Avengers: Age of Adulthood

Aging. It happens to everyone. But why on earth does it feel so defeating?

This is the first time I’m actually not looking forward to my birthday. I know, I know. I’m young and I have my whole life ahead of me.

You know what. That’s exactly why I’m not looking forward to my birthday.

 (Side note: I seriously want to get this  T-Shir t)

(Side note: I seriously want to get this T-Shirt)

Labor Day Weekend is going to come around and I am going to no longer to be a kid, no longer a teenager. Instead, I am going to be a young adult. It feels like after this birthday, everything changes. And that is kind of true. Everything does change. Slowly but surely, from here on out, I am no longer going to be able to blame naiveté for my idiocy. I am going to start taking more and more responsibility for me and my actions.

Yes, I was in charge of my life since I moved from the East to West Coast for college. I understand that college is when you actions and consequences start feeling more concrete.

But, college in and of itself is a microcosm. College tries its hardest to shield you from the realities of being an adult for as long as it can. Going to undergraduate straight out of high school, at least for me, was my way of pretending that I wasn’t an adult for a couple more years. Doing so meant that I could pretend that reality was not coming like a freight train and instead focus on my academics.

I know this isn’t the case for a lot of people. Sometimes growing up is something that happens in high school. And for that I am fortunate to have been delayed into a graduated program to adulthood.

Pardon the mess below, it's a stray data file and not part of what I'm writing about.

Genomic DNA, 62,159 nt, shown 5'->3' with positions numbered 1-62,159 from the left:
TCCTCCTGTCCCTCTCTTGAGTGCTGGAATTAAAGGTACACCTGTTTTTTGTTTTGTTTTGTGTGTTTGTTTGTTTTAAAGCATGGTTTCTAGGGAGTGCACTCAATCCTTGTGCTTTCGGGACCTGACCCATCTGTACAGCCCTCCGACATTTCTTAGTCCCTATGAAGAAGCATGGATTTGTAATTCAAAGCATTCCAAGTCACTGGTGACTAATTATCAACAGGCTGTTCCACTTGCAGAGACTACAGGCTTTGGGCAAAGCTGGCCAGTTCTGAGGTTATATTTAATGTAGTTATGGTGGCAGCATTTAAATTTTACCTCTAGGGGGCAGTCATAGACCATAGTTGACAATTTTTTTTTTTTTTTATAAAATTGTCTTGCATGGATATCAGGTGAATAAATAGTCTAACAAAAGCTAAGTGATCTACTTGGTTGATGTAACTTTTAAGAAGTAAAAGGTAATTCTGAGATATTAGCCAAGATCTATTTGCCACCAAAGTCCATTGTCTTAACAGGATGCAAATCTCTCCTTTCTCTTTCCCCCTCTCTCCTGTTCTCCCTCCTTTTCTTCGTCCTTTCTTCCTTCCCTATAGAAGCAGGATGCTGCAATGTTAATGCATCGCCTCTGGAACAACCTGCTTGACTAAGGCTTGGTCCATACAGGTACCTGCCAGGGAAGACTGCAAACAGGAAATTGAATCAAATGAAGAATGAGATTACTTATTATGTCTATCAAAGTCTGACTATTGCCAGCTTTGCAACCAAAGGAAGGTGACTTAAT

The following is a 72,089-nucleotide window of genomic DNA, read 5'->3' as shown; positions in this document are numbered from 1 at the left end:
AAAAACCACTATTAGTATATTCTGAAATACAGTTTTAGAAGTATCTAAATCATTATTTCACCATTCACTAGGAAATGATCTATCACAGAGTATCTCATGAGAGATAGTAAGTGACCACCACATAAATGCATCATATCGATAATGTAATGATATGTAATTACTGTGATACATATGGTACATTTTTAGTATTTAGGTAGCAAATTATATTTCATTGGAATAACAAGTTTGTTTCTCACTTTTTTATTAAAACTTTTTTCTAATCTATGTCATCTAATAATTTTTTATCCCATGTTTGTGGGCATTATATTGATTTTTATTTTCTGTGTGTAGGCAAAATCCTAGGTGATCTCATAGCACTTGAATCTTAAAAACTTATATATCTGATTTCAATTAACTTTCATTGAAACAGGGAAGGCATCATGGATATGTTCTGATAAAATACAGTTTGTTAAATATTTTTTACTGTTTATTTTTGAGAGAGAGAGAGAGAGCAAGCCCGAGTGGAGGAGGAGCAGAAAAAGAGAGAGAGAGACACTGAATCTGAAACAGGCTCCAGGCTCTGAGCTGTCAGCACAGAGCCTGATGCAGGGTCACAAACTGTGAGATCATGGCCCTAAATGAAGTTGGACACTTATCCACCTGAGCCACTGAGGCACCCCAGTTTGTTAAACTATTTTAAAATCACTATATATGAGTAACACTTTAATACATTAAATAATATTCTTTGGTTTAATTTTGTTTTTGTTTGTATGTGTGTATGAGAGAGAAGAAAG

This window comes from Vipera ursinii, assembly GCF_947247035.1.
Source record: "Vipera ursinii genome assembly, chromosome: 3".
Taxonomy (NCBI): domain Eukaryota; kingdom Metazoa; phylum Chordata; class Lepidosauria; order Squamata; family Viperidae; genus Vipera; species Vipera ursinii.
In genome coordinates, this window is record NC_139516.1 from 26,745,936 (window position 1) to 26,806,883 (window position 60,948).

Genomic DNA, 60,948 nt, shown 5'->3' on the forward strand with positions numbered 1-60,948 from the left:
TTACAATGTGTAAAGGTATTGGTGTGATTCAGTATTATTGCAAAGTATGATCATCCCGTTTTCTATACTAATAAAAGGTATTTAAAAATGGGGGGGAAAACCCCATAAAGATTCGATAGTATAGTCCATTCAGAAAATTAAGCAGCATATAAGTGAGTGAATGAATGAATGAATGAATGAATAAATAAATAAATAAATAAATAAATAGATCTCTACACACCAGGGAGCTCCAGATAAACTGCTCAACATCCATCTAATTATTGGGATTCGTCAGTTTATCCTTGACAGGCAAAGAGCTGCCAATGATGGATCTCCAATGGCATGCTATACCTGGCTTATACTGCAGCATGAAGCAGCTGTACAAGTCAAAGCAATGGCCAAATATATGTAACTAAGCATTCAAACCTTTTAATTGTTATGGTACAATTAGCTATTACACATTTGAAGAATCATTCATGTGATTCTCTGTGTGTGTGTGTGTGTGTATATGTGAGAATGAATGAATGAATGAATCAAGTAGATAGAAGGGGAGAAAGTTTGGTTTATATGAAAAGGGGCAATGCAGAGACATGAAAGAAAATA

This milestone, the milestone of hitting adulthood happens to hit for everyone at different points in time and in varying stages.

Mine first hit me when I moved across the country for school. My support network was off near the Hudson Bay and I lived near the Pacific Ocean and the Mexican border. That was when I first had to buck up and learn that growing up meant sometimes having a support network of one.

This is my second phase, the phase that I’m sure is going to continue throughout the last year of my undergraduate career.

Growing up. I’ve come to define it as growing into your own, the process of gaining more and more control and responsibility.

Funnily enough, I’m trying to get a career in academia, the very thing I have used as a lifeline for years to my childhood.

This time next year, I’ll be even more of an adult than I am currently. I’ll be looking for an apartment for myself wherever my pursuit of higher education may take me. I’ll have even more responsibility. Yes, I’ll be able to always talk to and ask my parents for help. But the way parents are able to help you shrinks as the years go on.


My twenties are most definitely going to be full of more moments of growth. I can only hope that eventually in my twenties I’ll finally get the feeling that I’m no longer playing dress up; that instead of pretending to be an adult I’ll actually be on. Because I know for a fact as I start the chaos that is reaching life after-undergrad, I’m most definitely feeling like I’m putting on one damn elaborate costume.